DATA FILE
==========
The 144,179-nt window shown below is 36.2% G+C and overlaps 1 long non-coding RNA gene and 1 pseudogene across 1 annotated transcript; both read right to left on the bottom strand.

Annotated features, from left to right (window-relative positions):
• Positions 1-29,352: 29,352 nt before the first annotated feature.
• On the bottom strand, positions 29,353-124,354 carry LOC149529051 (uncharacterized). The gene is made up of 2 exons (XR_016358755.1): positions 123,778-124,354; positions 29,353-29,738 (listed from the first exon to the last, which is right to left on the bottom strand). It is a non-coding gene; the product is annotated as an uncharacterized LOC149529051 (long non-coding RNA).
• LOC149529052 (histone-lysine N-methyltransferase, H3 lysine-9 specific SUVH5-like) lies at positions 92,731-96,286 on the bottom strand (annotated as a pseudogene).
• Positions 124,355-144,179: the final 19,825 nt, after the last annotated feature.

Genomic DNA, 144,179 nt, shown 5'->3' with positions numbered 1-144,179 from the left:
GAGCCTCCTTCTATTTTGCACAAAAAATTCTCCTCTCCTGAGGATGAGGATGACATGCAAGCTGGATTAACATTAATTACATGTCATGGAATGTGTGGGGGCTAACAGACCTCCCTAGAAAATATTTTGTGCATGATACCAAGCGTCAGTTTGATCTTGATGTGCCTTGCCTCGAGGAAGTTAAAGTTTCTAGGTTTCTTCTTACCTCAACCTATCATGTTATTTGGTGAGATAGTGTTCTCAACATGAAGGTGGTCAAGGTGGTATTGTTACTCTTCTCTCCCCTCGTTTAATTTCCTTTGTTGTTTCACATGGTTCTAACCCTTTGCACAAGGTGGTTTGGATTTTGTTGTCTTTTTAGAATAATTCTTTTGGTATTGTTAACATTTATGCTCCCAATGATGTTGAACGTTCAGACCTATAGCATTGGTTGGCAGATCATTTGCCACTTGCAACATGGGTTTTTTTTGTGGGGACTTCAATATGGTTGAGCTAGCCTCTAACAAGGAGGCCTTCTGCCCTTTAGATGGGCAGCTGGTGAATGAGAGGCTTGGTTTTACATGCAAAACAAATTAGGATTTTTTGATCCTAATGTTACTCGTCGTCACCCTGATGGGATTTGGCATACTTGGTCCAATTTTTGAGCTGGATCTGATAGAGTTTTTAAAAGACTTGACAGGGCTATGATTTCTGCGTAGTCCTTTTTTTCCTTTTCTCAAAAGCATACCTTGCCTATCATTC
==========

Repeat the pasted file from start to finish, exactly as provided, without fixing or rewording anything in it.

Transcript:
The 144,179-nt window shown below is 36.2% G+C and overlaps 1 long non-coding RNA gene and 1 pseudogene across 1 annotated transcript; both read right to left on the bottom strand.

Annotated features, from left to right (window-relative positions):
• Positions 1-29,352: 29,352 nt before the first annotated feature.
• On the bottom strand, positions 29,353-124,354 carry LOC149529051 (uncharacterized). The gene is made up of 2 exons (XR_016358755.1): positions 123,778-124,354; positions 29,353-29,738 (listed from the first exon to the last, which is right to left on the bottom strand). It is a non-coding gene; the product is annotated as an uncharacterized LOC149529051 (long non-coding RNA).
• LOC149529052 (histone-lysine N-methyltransferase, H3 lysine-9 specific SUVH5-like) lies at positions 92,731-96,286 on the bottom strand (annotated as a pseudogene).
• Positions 124,355-144,179: the final 19,825 nt, after the last annotated feature.

Genomic DNA, 144,179 nt, shown 5'->3' with positions numbered 1-144,179 from the left:
GAGCCTCCTTCTATTTTGCACAAAAAATTCTCCTCTCCTGAGGATGAGGATGACATGCAAGCTGGATTAACATTAATTACATGTCATGGAATGTGTGGGGGCTAACAGACCTCCCTAGAAAATATTTTGTGCATGATACCAAGCGTCAGTTTGATCTTGATGTGCCTTGCCTCGAGGAAGTTAAAGTTTCTAGGTTTCTTCTTACCTCAACCTATCATGTTATTTGGTGAGATAGTGTTCTCAACATGAAGGTGGTCAAGGTGGTATTGTTACTCTTCTCTCCCCTCGTTTAATTTCCTTTGTTGTTTCACATGGTTCTAACCCTTTGCACAAGGTGGTTTGGATTTTGTTGTCTTTTTAGAATAATTCTTTTGGTATTGTTAACATTTATGCTCCCAATGATGTTGAACGTTCAGACCTATAGCATTGGTTGGCAGATCATTTGCCACTTGCAACATGGGTTTTTTTTGTGGGGACTTCAATATGGTTGAGCTAGCCTCTAACAAGGAGGCCTTCTGCCCTTTAGATGGGCAGCTGGTGAATGAGAGGCTTGGTTTTACATGCAAAACAAATTAGGATTTTTTGATCCTAATGTTACTCGTCGTCACCCTGATGGGATTTGGCATACTTGGTCCAATTTTTGAGCTGGATCTGATAGAGTTTTTAAAAGACTTGACAGGGCTATGATTTCTGCGTAGTCCTTTTTTTCCTTTTCTCAAAAGCATACCTTGCCTATCATTC